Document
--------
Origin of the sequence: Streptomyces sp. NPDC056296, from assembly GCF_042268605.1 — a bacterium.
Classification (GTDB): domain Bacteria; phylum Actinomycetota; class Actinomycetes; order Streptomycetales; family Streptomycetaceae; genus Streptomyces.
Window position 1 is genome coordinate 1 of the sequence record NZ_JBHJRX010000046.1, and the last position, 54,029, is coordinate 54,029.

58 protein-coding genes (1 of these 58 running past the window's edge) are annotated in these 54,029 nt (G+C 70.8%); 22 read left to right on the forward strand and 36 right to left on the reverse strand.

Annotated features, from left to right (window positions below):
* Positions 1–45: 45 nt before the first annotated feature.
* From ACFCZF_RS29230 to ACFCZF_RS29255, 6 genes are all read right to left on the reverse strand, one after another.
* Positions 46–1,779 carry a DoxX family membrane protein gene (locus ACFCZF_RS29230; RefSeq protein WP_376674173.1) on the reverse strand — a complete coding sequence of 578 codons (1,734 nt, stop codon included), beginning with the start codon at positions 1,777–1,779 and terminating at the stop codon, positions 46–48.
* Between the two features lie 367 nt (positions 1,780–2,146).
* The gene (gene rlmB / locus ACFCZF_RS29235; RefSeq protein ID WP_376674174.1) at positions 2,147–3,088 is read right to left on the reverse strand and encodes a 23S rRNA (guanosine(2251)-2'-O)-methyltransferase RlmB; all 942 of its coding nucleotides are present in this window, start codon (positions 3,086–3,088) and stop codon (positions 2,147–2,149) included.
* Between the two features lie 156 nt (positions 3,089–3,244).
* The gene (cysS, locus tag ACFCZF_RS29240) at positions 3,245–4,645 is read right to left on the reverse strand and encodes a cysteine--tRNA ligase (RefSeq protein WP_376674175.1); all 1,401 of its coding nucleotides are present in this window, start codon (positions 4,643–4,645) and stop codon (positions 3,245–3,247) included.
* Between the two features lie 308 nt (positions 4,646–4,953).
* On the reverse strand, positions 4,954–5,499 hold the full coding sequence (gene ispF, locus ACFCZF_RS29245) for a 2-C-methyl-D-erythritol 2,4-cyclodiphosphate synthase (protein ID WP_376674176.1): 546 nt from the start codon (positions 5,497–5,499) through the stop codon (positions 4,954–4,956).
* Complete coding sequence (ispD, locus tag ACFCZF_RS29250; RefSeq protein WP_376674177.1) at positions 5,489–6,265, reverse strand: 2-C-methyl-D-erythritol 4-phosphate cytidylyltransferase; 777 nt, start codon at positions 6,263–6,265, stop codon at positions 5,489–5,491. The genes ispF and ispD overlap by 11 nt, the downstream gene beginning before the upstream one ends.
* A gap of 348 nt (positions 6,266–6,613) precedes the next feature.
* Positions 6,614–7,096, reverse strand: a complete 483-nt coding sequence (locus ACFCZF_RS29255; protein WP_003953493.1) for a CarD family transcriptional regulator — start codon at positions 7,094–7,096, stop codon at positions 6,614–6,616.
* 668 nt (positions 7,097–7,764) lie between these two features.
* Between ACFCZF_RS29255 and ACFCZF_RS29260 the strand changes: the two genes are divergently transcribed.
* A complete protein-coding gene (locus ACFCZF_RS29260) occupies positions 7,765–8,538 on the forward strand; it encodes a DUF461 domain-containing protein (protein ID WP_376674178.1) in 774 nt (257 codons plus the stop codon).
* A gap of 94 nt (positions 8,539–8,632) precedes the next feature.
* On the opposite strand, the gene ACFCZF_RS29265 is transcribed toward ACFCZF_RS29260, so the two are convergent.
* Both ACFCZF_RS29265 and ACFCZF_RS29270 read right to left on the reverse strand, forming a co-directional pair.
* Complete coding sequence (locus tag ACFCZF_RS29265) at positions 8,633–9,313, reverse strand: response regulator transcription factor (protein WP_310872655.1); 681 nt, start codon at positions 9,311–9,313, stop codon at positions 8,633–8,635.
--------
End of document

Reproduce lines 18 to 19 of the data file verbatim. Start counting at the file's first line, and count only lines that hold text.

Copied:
* 668 nt (positions 7,097–7,764) lie between these two features.
* Between ACFCZF_RS29255 and ACFCZF_RS29260 the strand changes: the two genes are divergently transcribed.